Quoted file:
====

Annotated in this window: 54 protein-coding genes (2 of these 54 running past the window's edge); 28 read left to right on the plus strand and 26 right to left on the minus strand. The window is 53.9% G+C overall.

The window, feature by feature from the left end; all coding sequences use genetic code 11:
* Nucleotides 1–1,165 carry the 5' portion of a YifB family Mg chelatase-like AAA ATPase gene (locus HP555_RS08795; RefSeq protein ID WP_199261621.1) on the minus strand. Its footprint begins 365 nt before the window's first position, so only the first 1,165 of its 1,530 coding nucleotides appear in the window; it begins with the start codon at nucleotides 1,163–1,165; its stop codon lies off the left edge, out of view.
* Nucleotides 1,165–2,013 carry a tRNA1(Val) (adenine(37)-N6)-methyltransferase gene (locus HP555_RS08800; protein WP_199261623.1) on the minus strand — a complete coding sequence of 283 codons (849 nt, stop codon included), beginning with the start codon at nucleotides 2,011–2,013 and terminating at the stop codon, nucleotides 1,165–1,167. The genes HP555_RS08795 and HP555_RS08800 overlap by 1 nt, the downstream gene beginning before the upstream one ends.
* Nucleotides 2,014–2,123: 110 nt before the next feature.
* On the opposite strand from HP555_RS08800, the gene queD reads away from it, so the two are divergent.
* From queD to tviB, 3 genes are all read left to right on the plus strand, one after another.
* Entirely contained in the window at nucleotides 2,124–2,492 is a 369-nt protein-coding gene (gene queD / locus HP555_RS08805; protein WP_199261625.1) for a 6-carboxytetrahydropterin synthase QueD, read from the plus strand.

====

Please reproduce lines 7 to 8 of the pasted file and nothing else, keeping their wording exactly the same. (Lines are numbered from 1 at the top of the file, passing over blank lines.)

* From queD to tviB, 3 genes are all read left to right on the plus strand, one after another.
* Entirely contained in the window at nucleotides 2,124–2,492 is a 369-nt protein-coding gene (gene queD / locus HP555_RS08805; protein WP_199261625.1) for a 6-carboxytetrahydropterin synthase QueD, read from the plus strand.